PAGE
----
Children’s ministers have a lot of choices to make to ensure ministry provides the best spiritual experiences for kids—while staying within the limits of time and budget. Curriculum is one of the most important choices you’ll make.
When selecting a curriculum, every children’s minister eventually faces one core decision: Do I buy curriculum from an established publisher—or do I write my own? Both options may have advantages and disadvantages. But the primary advantages to buying from a publisher include time efficiency, team input, overall teaching plan, and supplemental resources.
Top 4 Reasons to Purchase Curriculum
Whether you’re full-time staff or a part-time volunteer, there never seems to be enough time to get everything done. Writing lessons each week is a very time-consuming process. A well-written and fully developed published curriculum provides a complete lesson plan, ready to go out of the box. Naturally, these curricula can still be modified to fit your needs, and many include multiple options to adapt lesson content.
2. Team Input
Most published curriculum is the end product of a large team of individuals working together to produce the best results. These teams may include writers and content developers who bring a diversity of experiences and backgrounds to the project. Proofreaders and editors ensure the material is clearly written, easy to understand, logical, and follows a thought-out and tested scope and sequence. Likewise, designers create useful visual aids and clearly presented handouts. Songwriters, artists, and many other talented contributors add additional content elements and provide layers of expertise and strength to the finished product. Together these individuals create a final product that’s far richer and more comprehensive than any one person could create alone.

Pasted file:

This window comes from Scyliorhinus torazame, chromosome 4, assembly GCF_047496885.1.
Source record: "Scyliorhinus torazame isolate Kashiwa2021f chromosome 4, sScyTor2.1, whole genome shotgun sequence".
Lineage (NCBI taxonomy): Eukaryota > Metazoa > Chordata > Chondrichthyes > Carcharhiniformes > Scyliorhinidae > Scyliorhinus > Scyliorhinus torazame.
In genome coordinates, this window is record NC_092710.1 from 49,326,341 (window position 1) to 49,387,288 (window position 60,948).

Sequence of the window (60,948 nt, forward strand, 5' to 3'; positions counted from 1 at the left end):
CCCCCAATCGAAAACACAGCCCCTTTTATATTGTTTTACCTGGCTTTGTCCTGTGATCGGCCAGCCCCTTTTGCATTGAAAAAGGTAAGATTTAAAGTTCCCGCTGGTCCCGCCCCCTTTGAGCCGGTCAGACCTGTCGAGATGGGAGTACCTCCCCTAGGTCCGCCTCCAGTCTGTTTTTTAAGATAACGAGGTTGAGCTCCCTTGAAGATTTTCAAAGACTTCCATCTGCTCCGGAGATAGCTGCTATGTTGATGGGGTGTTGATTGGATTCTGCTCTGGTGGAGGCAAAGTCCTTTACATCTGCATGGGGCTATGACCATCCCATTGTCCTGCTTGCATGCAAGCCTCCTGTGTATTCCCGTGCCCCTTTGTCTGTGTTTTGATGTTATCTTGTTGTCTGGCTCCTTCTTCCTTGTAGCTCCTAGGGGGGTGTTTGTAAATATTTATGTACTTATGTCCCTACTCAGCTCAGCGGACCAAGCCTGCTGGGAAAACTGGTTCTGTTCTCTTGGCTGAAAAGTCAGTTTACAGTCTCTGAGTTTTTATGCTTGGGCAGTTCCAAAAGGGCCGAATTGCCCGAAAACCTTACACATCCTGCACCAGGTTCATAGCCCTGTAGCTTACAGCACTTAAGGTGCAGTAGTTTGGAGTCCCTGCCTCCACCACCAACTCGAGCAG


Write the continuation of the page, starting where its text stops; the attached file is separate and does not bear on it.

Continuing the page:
3. Teaching Plan
In many instances, published curriculum is part of a larger scope and sequence that ensures the core teachings of Scripture are adequately covered. Developing a comprehensive, age-appropriate discipleship plan requires a significant amount of time and research and assessment.
4. Supplemental Resources
In addition to the curriculum itself, many publishers provide an array of supplemental resources to support the material. This provides a more complete user experience. Products such as wall posters, banners, membership cards, theme art, or special music can play a big role in enhancing the overall learning experience. Many also include weekly take-home pages to keep parents informed of what kids are learning about and to provide opportunities for extending the learning experience at home.
John Hicks is the national programs coordinator for Royal Rangers at Assemblies of God National Leadership and Resource Center. Learn more at ag.org.